10 Ways to Travel at Home for Chinese New Year

Happy Lunar New Year  and 恭禧發財 to you! What a fantastic excuse to “travel at home” and enjoy some cultural treats from China, no matter where in the world you are located.

Of course the Lunar New Year celebrations are shared by many cultures (for example, the fellas in my family recently participated in a Vietnamese Tet Celebration— I am training them well!). But I adore China and I have brilliant memories of travelling there a few years ago. So here are my suggestions (quite non-traditional!) for how to imagine you’re in China and perhaps learn a bit about its incredible culture, heritage, history and impact.

1. Drink Tea. Chinese tea, of course– this blog is named after it! There are many resources online to help you choose a variety. Mine is Iron Goddess tea; astringent and cooling (I’ve written about it before here).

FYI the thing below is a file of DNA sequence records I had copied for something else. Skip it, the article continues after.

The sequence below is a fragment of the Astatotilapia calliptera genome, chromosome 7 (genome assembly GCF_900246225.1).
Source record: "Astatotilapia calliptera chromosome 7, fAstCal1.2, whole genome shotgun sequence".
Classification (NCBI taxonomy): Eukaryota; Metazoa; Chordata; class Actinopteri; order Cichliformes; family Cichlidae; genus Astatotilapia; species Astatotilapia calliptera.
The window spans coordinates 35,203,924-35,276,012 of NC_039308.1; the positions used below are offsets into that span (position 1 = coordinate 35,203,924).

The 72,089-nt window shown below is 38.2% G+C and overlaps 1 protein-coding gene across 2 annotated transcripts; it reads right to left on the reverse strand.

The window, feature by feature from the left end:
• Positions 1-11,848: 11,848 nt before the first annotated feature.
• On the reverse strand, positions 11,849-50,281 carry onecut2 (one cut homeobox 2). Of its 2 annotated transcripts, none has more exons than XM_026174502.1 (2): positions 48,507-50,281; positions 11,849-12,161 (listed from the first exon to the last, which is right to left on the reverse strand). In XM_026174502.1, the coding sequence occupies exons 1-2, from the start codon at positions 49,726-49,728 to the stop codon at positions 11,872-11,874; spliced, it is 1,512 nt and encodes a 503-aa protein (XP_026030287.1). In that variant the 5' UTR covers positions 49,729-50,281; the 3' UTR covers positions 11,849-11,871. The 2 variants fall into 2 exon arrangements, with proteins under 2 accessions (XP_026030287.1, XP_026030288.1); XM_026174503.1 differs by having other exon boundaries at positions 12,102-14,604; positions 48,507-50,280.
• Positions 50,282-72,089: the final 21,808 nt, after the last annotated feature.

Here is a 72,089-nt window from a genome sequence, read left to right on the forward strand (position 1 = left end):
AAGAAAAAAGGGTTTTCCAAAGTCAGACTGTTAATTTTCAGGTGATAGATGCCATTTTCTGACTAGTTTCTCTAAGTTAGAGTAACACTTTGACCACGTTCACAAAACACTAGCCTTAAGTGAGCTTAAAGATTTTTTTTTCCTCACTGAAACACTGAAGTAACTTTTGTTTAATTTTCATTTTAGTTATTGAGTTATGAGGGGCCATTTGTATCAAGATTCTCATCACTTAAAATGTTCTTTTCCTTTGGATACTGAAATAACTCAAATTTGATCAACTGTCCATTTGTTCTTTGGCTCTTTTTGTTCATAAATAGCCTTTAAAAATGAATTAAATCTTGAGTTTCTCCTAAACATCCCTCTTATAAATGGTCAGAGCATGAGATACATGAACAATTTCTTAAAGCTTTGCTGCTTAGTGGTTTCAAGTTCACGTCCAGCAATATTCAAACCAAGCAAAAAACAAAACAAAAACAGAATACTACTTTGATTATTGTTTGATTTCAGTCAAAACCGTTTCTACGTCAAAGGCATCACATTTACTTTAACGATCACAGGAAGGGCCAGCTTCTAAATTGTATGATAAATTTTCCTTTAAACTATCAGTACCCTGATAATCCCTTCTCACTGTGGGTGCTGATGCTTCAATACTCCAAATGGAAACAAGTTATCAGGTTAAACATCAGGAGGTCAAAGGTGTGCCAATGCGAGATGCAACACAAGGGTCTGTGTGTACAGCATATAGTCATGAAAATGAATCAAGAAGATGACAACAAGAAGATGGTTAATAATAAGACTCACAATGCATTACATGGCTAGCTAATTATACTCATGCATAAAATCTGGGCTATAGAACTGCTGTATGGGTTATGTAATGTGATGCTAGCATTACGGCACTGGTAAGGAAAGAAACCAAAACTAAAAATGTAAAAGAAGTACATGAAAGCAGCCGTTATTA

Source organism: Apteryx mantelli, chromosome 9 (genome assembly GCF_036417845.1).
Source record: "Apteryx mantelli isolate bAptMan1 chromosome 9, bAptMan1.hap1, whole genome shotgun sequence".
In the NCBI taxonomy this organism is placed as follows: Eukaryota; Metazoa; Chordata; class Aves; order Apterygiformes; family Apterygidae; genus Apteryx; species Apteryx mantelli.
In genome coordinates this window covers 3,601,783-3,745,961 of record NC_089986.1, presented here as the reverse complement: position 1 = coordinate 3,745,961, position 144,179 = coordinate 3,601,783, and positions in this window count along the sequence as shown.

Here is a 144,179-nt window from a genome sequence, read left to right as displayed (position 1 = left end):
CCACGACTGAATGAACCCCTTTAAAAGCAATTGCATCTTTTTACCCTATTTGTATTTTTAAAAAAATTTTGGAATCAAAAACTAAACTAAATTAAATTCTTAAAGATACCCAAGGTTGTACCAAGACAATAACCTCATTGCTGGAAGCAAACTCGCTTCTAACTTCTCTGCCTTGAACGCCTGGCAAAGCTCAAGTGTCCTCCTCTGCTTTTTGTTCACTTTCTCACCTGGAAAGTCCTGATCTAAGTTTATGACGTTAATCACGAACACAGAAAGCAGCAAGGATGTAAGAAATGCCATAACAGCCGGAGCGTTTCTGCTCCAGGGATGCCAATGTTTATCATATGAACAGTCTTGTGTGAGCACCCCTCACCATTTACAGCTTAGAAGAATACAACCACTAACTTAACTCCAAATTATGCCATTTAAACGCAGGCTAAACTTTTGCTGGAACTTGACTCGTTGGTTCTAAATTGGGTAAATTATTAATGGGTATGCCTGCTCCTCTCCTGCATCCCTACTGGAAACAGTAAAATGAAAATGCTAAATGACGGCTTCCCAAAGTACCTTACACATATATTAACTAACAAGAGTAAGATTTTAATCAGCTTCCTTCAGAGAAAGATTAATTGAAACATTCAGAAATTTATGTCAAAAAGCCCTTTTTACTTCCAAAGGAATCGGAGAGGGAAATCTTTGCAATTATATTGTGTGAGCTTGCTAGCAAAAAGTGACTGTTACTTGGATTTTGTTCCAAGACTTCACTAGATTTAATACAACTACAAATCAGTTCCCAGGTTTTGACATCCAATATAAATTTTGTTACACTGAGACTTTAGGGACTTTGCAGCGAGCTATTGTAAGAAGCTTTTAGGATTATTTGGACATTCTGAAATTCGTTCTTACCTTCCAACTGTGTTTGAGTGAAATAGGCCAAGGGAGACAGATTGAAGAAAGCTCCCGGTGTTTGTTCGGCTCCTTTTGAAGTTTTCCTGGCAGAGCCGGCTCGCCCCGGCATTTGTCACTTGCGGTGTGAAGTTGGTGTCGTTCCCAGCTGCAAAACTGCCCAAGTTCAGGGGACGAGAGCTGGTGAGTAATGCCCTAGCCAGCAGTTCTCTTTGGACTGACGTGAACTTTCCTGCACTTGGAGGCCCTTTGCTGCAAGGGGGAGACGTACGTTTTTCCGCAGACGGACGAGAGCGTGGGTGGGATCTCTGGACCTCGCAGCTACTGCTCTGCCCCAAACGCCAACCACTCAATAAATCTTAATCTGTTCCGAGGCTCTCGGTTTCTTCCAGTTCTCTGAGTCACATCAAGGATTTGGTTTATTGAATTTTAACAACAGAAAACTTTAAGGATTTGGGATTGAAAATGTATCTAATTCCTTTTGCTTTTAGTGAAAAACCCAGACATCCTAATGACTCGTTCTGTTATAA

Chinese Lunar New Year Green Tea Vintage Doll Decor

2. Read about tea (and opium, and how it links to tea). The history of the relationship between “The East” and “The West” is caught up in tea and opium. The story is horrific and much more fascinating than any fiction; I think it’s important to have context to so much of our current world situation. To read about the world’s first– and probably worst– multinational company, see this article in the Guardian about the East India Company, whose story also reaches across to the beginnings of the American Revolution.

China Tea History Books Travel East India Company

3. Eat Chinese Food. That’s easily done, thanks very much, yum! I’m teaching my two how to use chopsticks with their fab toucan contraptions (it’s a game to them) and I will be attempting some proper Lunar New Year recipes from a fantastic family blog I’ve found called The Woks of Life. I’m also keen to make Tomato Egg Drop Soup which was my favourite when I was in China.

Chinese Luna New Year Geoff Lindsay Chow Down Noodles Kids Chopsticks